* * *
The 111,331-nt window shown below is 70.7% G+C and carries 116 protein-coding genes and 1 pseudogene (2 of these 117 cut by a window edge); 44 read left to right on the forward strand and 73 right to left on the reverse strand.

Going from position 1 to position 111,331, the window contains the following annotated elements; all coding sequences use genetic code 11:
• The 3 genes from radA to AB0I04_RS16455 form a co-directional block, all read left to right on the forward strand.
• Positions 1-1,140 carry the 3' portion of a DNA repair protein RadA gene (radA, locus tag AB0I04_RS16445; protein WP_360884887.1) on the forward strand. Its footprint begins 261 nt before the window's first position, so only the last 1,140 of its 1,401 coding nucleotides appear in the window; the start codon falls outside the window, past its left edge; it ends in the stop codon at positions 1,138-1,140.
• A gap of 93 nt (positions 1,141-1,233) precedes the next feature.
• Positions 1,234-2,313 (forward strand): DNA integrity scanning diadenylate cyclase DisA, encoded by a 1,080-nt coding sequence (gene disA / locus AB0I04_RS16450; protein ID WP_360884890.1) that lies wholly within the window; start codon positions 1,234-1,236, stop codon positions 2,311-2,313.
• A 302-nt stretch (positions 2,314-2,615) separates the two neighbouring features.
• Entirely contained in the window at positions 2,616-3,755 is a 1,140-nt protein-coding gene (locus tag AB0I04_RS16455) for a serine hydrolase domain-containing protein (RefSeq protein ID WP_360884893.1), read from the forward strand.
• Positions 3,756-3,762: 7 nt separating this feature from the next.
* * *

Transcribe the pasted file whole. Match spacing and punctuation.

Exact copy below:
The 111,331-nt window shown below is 70.7% G+C and carries 116 protein-coding genes and 1 pseudogene (2 of these 117 cut by a window edge); 44 read left to right on the forward strand and 73 right to left on the reverse strand.

Going from position 1 to position 111,331, the window contains the following annotated elements; all coding sequences use genetic code 11:
• The 3 genes from radA to AB0I04_RS16455 form a co-directional block, all read left to right on the forward strand.
• Positions 1-1,140 carry the 3' portion of a DNA repair protein RadA gene (radA, locus tag AB0I04_RS16445; protein WP_360884887.1) on the forward strand. Its footprint begins 261 nt before the window's first position, so only the last 1,140 of its 1,401 coding nucleotides appear in the window; the start codon falls outside the window, past its left edge; it ends in the stop codon at positions 1,138-1,140.
• A gap of 93 nt (positions 1,141-1,233) precedes the next feature.
• Positions 1,234-2,313 (forward strand): DNA integrity scanning diadenylate cyclase DisA, encoded by a 1,080-nt coding sequence (gene disA / locus AB0I04_RS16450; protein ID WP_360884890.1) that lies wholly within the window; start codon positions 1,234-1,236, stop codon positions 2,311-2,313.
• A 302-nt stretch (positions 2,314-2,615) separates the two neighbouring features.
• Entirely contained in the window at positions 2,616-3,755 is a 1,140-nt protein-coding gene (locus tag AB0I04_RS16455) for a serine hydrolase domain-containing protein (RefSeq protein ID WP_360884893.1), read from the forward strand.
• Positions 3,756-3,762: 7 nt separating this feature from the next.